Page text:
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The Impact of Exercise and Virtual Reality Executive Function Training on Cognition Among Heavy Drinking Veterans With Traumatic Brain Injury: A Pilot Feasibility Study


Executive function (EF) underlies self-control deficits in alcohol use disorder (AUD) and traumatic brain injury (TBI). Cognitive training is a promising adjunctive treatment targeting TBI- and AUD- related cognitive dysfunction. However, major limitations related to compliance and generalizability in the field of cognitive training exist. Physical activity is associated with enhanced cognitive performance across several executive functions and may enhance the benefits of cognitive training. Virtual reality provides multisensory embodied experiences which are likely to engage brain networks more efficiently than standard cognitive training systems, ultimately resulting in greater near- and far-transfer effects. This pilot study aimed to obtain feasibility data and a preliminary assessment of an enriched virtual reality (VR) EF training (EFT) intervention combined with exercise (NCT03786276). Using an 8-week randomized adaptive design study, 30 AUD treatment seeking U.S. Veterans completed nine sessions of exercise-only (n = 15) or gameplay control (n = 15) over 3 weeks, followed by a week-4 repeat assessment in Phase 1. Twenty-three participants completed and moved onto Phase II, where they completed up to nine sessions of VR-EFT plus exercise and completed a week-8 end-of-study assessment. Primary outcomes included feasibility to retain participants, usability, and satisfaction of using VR-EFT. Secondary and exploratory outcomes included within group assessment of change in cognitive function, alcohol use, alcohol craving, and post-concussive symptoms among the three treatment conditions.VR-EFT was feasible with moderate usability and high acceptability ratings.The most common VR-related adverse effect was motion sickness (n = 2/16, 12.5%). The VR-EFT condition was associated with significant improvement in inhibition-switching and visual scanning (both p < 0.05) during Phase II. Exercise-only was associated with significant improvements in cognitive inhibition, cognitive flexibility, reductions in alcohol craving, and number of standard alcohol drinks per week (all p ≤ 0.05). The gaming-control condition was associated with improvement in cognitive flexibility and visuospatial immediate recall (both p < 0.05) during Phase 1. Recruitment and retention of U.S. veterans with AUD and TBI into an exercise plus VR-EFT intervention is feasible, but technological barriers may impact usability. VR-EFT was associated with improvement in executive function domains that were targeted in as little as 3-week and nine sessions of VR-EFT exposure. Results are promising and indicate the need for a larger controlled investigation to assess the efficacy of VR-EFT to enhance treatment outcomes among AUD treatment-seeking U.S. veterans with co-occurring AUD and TBI.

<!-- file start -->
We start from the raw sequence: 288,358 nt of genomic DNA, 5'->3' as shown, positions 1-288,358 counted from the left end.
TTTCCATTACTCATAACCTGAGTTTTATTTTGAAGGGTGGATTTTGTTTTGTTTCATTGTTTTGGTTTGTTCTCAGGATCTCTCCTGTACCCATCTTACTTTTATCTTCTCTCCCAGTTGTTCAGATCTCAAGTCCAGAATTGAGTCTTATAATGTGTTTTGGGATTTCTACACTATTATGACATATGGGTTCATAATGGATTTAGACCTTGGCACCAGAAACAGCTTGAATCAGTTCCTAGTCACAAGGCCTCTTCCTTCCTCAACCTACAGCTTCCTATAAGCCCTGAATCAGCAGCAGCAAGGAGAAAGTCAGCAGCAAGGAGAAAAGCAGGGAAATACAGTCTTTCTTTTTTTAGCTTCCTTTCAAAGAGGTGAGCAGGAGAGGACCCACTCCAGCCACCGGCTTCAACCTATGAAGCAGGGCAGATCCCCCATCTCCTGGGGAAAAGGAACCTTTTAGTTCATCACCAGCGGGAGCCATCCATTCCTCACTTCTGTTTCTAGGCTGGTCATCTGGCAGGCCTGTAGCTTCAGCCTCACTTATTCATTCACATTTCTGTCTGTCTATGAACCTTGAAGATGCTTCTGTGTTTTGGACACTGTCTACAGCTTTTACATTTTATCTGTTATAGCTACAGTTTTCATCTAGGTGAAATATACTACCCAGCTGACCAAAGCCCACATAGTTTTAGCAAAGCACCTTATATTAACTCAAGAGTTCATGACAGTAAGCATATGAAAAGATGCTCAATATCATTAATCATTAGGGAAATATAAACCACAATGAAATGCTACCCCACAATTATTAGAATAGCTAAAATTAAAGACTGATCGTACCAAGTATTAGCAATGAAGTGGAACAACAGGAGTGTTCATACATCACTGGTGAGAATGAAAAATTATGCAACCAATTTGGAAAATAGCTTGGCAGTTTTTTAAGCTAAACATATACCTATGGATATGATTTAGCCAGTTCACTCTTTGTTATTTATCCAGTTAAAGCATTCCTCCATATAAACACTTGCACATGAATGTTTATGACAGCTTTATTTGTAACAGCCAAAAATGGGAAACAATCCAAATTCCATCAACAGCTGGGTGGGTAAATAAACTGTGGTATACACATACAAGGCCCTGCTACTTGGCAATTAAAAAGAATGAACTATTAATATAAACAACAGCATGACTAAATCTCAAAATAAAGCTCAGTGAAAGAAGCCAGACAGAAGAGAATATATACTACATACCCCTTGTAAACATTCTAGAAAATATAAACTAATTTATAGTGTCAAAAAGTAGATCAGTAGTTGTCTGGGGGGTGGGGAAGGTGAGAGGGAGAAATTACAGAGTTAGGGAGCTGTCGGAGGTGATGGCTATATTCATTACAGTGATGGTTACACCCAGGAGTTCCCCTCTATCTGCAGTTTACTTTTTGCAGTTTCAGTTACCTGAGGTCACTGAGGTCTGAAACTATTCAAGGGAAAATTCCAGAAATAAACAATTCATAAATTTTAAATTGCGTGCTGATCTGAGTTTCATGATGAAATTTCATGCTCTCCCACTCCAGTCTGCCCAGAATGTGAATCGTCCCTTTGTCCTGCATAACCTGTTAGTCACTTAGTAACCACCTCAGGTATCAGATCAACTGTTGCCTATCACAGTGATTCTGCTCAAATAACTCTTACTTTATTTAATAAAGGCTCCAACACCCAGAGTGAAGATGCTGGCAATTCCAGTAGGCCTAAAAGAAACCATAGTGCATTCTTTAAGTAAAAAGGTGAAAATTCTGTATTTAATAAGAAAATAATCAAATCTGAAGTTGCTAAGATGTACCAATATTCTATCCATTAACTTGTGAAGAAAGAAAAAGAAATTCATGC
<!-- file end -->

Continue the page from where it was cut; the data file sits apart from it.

Clinical trial registration, Identifier: NCT03786276.

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